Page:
Can the Kindle be stopped? Are books slowy becoming dinosaurs?

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  1. Billrrrr profile image82
    Billrrrrposted 5 years ago

    Can the Kindle be stopped? Are books slowy becoming dinosaurs?

    I've heard that some schools are abandoning books in favor of kindles.  I'm not fearful of change or progress, I just do not want to lose real books.

  2. Sapper profile image73
    Sapperposted 5 years ago

    In my opinion, that's a good thing. There is nothing that real books provide that things like the Kindle can't. My wife and I have two 7 or so foot bookcases filled with books, and still each have twice as many on our Kindles. You can buy new books whenever you want to, wherever you are. When you go somewhere, you can take all of your books with you instead of just a few. Most importantly, printing books is expensive. Kindle in particular gives people who otherwise would have it the opportunity to have their writing published. Sure more garbage gets through, but it's not like every printed book was a masterpiece.

    This is one of the few technology advances that at least has a chance to better humans intellectually.

  3. Pennypines profile image60
    Pennypinesposted 5 years ago

    I have never been keen on e-books of any kind, although I acknowledge it puts education into people's hands that might not otherwise be able to afford it. 
    And when I see children lined up for their morning school bus with large packs on their backs I shudder at the loads young bones are being forced to carry, especially in rural areas (where I live) where facilities for storage of their text books are scarce. 
    So yes,I see a definite advantage in kindle or other, but at the same time deplore the amount of garbage e-books seems to attract. 
    I belong to a writers group where a couple of  members have recently joined.  One of them concentrates on writing for e-books exclusively.  Her grammar and composition is execrable although some of her themes are both interesting and quite good.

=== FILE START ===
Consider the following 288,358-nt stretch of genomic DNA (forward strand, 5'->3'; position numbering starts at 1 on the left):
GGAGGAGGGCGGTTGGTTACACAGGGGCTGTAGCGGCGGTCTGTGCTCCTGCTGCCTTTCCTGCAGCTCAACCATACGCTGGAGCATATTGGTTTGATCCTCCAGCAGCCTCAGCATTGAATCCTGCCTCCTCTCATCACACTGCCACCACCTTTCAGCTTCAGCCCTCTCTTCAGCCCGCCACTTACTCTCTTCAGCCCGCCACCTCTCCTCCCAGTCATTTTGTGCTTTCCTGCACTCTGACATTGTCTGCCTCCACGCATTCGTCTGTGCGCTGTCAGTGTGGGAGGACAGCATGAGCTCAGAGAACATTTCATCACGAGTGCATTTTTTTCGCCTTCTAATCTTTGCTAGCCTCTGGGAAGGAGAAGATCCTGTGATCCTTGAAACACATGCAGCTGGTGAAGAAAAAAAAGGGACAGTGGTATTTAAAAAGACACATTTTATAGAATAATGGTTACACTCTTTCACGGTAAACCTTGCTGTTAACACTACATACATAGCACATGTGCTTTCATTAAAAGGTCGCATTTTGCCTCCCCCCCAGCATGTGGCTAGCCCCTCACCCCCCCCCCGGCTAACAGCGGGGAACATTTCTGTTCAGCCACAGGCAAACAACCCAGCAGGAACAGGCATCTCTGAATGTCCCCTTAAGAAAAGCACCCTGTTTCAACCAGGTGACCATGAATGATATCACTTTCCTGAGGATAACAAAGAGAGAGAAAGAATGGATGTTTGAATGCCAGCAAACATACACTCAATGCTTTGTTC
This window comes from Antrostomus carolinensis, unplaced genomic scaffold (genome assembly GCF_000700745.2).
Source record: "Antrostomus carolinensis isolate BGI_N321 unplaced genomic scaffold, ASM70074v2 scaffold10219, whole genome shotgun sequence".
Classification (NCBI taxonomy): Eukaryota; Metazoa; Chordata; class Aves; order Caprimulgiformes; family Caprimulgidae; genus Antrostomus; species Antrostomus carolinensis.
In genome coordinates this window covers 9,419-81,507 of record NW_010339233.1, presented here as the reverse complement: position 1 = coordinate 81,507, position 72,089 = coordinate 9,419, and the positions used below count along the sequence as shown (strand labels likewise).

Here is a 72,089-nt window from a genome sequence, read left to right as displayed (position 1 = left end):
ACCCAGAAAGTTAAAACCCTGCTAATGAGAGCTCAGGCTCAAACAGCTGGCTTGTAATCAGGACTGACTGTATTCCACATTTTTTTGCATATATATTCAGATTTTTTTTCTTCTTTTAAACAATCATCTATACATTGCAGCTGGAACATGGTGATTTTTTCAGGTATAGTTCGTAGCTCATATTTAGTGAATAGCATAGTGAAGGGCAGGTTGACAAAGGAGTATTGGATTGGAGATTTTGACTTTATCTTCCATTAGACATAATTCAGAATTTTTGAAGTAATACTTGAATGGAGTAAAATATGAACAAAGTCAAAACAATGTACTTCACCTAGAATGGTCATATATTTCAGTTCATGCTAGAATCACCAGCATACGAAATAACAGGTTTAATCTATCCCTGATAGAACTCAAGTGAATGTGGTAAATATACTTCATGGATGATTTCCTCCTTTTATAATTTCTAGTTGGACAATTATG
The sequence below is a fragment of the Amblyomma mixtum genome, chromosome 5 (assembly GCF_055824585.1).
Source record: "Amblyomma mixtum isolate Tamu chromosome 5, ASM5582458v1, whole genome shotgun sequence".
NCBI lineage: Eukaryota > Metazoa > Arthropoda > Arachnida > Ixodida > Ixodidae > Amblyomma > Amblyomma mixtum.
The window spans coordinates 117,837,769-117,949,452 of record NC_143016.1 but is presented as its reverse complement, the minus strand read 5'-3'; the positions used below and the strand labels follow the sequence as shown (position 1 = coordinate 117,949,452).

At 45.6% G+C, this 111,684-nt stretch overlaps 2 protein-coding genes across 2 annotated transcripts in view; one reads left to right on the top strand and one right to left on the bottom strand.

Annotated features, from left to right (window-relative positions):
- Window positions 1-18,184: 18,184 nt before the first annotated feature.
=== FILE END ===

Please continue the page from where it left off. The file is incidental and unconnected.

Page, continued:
So I have mixed emotions on the subject.

  4. europewalker profile image76
    europewalkerposted 5 years ago

    I prefer a real book to a kindle any day. Kindles may be popular but I don't own one and don't plan on buying one. There is just something about holding a real book, turning the pages and the smell of books. I have been a book lover ever since I can remember. As a child growing up I and spent a lot of time in libraries. I guess I am just old fashioned but I won't be giving up my books and hope they do not become obsolete.

  5. Mercia Collins profile image69
    Mercia Collinsposted 5 years ago

    I don't have a kindle or any other electronic reading device. I love the smell of a new book. There is something about opening the pages of a book that is intimate and inviting, a screen is something between you and the words.

    1. Mercia Collins profile image69
      Mercia Collinsposted 5 years agoin reply to this

      Not all the world's knowledge, and to study anything in depth you need a real book. Books don't go wrong, or come in the wrong format.  Other electronic devices have been hyped and been popular, and then disappeared once their limitations were clear.

  6. LoneWolfMuskoka profile image72
    LoneWolfMuskokaposted 5 years ago

    Physical books will be around as long as there are people who are willing to pay whatever it costs (increasingly) to make them.

    The younger generation is much more comfortable with the electronic devices... which continue to get better in terms of readability. They don't take much in the way of physical space. They are much more accessible. And you can read them almost anywhere (although I'd never take mine in the tub -- I still read physical books in the tub 8smile

    Many people enjoy the look, feel and smell of a physical book, old or new. But the real reason for books is information. And the look, feel and even smell of books appeals to you because you associate those things with the information they contain. You wouldn't feel that way about a stack of blank paper (although that might bring a certain emotion to a writer or artist).

  7. dcollins3 profile image68
    dcollins3posted 5 years ago

    I love my Kindle because of the convenience but I will always buy and own actual paper books. How else do you let a friend borrow it and what looks better on a bookshelf than books?

  8. old albion profile image72
    old albionposted 5 years ago

    As time passes I think the kindle will win but not for a long long time. The feel of a new book, turning the new pages and the smell, oh the smell, all part of buying and reading a new book. Furthermore, ownership, bookshelves, being told off for leaving the book where you were reading it. One day all this will I fear be lost. Oh calamity..........
    Graham.

  9. Uninvited Writer profile image83
    Uninvited Writerposted 5 years ago

    Paper books are not disappearing. I believe there will always be a market for them. However, I think it is a good idea for schools to use them, it'll save money on textbooks.

    I really enjoy my Kindle and it's got me reading as much as I did when I was a teenager.

    To me... what is in the book is more important than the form it takes. However, I do still have 3 bookcases filled with books in my apartment.

    1. IDONO profile image81
      IDONOposted 5 years agoin reply to this